Tobacco industry activity in New Mexico
A 1988 Tobacco Institute political strategy document describes how the tobacco industry operates politically in Colorado, Kansas, Missouri, New Mexico, Oklahoma, Texas and Wyoming. The title, "Proactive Legislation," refers to laws that the tobacco industry drafts and pushes through state legislatures in order to stop public health tobacco control activity at the local level.
Colorado provides an example of how the industry acted in the other listed Western states as well. In Colorado, the tobacco industry noted that widespread sentiment existed for a statewide smoking law, and that even the industry's usual ally, the Colorado Restaurant Association, favored such legislation. To head off this pending disaster, the industry planned to introduce a weak statewide smoking restriction measure "with moderate provisions" that would "institutionalize certain smokers' rights and dramatically weaken one of the strongest statewide GASP organizations in the country." The then-governor of Colorado (2003), Bill Owens, was identified in the document as "a friendly member of the House Local Government Committee (consistently favorable to tobacco interests)" who could "offer a substitute bill with desireable provisions with a good chance of having it adopted and passed out of committee..."
The writer of the memo describes the industry's strategy:
"Publicly, tobacco industry advocates should express the position that NO smoking restriction law is desireable. If pressed, they should acknowledge that uniform regulation throughout the state is preferable to the state of confusion which now exists. Privately, our lobbyists would of course encourage legislators' support of the substitute bill."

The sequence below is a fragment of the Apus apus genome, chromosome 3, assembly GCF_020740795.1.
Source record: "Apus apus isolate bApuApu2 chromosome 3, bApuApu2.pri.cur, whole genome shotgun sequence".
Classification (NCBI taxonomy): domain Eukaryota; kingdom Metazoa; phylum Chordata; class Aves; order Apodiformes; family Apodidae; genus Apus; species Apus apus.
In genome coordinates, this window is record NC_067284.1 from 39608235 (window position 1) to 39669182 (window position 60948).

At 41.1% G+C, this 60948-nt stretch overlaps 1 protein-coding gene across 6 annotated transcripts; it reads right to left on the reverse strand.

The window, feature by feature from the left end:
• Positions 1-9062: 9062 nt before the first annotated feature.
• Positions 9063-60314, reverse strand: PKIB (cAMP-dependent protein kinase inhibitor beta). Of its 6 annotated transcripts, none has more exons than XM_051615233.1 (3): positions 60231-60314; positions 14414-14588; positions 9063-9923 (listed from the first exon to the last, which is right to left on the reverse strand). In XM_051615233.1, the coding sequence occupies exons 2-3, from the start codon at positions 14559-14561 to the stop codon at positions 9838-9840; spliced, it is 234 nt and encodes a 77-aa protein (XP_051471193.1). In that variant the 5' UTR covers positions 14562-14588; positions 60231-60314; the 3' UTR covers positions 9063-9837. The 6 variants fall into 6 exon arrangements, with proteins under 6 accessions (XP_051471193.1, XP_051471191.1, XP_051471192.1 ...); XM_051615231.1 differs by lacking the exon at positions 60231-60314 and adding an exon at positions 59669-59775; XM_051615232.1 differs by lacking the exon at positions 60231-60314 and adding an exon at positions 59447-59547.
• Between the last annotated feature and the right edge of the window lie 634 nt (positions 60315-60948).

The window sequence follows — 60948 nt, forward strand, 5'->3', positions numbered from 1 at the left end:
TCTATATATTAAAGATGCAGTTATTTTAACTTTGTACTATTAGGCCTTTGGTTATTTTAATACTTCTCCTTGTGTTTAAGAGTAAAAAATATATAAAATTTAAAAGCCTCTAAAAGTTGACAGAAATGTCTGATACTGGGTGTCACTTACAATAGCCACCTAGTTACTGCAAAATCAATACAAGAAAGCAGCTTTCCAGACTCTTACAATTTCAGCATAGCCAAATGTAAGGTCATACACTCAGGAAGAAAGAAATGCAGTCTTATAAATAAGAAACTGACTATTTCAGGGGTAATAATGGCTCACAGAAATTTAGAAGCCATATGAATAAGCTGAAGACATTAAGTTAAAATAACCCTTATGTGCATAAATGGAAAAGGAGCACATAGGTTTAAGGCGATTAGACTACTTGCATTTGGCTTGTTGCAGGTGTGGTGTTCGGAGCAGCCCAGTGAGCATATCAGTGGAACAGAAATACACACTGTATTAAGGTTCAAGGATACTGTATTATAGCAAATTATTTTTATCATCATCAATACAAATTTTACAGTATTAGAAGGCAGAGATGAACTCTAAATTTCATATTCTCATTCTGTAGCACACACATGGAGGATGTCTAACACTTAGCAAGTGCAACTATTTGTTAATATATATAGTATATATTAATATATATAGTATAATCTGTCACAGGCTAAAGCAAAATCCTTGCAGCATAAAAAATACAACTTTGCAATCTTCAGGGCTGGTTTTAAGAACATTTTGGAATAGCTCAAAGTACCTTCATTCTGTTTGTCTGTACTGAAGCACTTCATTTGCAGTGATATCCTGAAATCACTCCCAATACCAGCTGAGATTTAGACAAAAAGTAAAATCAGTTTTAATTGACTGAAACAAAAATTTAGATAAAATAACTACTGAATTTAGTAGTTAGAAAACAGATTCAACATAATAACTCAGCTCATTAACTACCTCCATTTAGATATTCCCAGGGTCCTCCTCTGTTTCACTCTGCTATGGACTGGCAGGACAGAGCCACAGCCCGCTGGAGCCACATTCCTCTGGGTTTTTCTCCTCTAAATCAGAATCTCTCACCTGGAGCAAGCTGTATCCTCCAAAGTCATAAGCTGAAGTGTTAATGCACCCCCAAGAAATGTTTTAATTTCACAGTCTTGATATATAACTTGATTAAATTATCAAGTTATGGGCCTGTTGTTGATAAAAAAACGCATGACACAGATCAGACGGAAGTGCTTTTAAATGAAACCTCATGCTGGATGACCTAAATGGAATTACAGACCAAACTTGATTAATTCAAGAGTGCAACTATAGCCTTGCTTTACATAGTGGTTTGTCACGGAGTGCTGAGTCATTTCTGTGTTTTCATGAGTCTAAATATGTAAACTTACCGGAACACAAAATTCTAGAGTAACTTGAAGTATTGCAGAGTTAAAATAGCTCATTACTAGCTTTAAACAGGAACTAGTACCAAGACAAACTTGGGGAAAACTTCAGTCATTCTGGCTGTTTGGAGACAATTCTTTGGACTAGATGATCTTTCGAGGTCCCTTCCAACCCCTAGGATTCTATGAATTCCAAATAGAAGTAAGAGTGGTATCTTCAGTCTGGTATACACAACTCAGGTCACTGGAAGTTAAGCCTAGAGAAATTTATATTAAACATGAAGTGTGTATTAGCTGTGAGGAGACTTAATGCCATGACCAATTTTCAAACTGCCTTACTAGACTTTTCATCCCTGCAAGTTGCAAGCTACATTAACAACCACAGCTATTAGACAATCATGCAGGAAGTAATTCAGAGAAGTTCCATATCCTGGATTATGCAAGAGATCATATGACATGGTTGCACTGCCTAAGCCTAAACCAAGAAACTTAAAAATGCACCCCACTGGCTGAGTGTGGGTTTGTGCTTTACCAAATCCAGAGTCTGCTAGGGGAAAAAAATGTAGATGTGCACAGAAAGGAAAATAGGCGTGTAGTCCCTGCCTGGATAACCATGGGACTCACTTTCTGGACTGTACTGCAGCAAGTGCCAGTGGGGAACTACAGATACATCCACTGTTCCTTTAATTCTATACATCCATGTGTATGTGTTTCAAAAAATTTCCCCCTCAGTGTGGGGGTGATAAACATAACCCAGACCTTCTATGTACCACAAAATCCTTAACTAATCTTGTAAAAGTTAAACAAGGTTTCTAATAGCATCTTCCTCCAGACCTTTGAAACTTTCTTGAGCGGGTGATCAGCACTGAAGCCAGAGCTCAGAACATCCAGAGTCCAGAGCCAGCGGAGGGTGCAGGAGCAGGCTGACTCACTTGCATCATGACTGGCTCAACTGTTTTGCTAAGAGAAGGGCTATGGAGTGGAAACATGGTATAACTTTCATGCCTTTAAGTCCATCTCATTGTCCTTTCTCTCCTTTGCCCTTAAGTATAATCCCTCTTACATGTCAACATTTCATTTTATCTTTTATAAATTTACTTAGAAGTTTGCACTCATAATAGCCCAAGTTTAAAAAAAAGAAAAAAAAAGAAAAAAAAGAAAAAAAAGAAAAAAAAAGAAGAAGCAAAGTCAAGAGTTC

Interference with smoking ordinance efforts
A 1999 internal Philip Morris (PM) email shows the outside world PM's exhaustive, behind-the-scenes efforts to defeat a local smoke-free ordinance in Santa Fe, New Mexico proposed in 1999. The email reveals many of PM's strategies for fighting these measures while remaining unseen. Some tactics include:
1) Introducing many confusing amendments to the ordinance and getting a city council member to carry them.
2) Claiming afterwards that the ordinance is now so complicated that it must be postponed, sent to a work session or requires extra study.
3) Inserting "ventilation language" into the measure.
4) Getting employees of Philip Morris and R.J. Reynolds tobacco companies to flood city hall with calls against the ordinance.
5) Placing letters to the editor and op-eds in local papers.
6) Placing petitions in bars and restaurants,
7) Involving Philip Morris's front group, the National Smokers Alliance (NSA) in protesting the ordinance,
8) Keeping lobbyists from several cigarette manufacturing companies "on the ground" in the town where such a measure is being considered.
The email shows, however, that even this level of corporate interference can't always diminish the obvious popularity of smoke-free laws. The email indicates that despite their best efforts, the cigarette companies were still losing in Santa Fe:
"Councilors say they have been getting overwhelmed with calls, but still the yes calls outweigh the no. Both PM and RJR are calling...We have a full program going on here--but it doesn't look too good."
The measure ultimately passed in Santa Fe despite all the clandestine and invasive political interference from cigarette companies.
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